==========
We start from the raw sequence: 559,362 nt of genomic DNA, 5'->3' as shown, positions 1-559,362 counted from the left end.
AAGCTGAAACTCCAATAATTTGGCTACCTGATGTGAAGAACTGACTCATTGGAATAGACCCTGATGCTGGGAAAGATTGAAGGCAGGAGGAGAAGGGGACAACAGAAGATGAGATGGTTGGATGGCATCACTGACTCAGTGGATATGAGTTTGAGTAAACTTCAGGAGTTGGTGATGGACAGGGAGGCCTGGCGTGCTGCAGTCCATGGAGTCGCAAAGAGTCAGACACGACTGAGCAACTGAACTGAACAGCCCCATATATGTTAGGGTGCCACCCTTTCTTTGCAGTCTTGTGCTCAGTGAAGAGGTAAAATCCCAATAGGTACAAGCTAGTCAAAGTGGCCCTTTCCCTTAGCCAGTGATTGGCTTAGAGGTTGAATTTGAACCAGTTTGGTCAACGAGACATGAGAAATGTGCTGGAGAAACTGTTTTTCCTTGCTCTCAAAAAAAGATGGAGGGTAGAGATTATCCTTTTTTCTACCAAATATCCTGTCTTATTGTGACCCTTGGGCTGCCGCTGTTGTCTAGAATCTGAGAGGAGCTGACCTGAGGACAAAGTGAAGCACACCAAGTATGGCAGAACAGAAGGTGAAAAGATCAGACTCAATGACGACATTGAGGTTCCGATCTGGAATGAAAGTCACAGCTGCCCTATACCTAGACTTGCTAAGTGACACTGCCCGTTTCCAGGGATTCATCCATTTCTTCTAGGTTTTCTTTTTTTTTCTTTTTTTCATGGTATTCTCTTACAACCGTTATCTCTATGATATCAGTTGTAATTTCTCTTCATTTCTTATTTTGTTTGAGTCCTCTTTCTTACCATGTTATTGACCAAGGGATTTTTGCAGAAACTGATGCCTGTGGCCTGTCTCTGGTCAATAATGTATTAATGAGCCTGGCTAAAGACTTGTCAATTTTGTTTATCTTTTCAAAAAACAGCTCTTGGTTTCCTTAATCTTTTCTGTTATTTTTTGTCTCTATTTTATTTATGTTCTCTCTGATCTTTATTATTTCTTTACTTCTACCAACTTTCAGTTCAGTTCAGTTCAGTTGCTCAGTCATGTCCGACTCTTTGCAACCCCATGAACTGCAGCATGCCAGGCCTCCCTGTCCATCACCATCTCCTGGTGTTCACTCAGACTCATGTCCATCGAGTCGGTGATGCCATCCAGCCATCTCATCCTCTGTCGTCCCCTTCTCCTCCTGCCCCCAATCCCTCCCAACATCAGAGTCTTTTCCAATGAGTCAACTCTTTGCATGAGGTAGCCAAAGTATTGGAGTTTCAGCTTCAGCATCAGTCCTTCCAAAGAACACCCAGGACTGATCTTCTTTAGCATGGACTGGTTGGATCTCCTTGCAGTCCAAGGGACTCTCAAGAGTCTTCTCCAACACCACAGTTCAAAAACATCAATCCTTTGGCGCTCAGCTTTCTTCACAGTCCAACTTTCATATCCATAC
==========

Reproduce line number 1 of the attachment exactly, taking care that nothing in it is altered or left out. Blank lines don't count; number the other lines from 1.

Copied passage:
We start from the raw sequence: 559,362 nt of genomic DNA, 5'->3' as shown, positions 1-559,362 counted from the left end.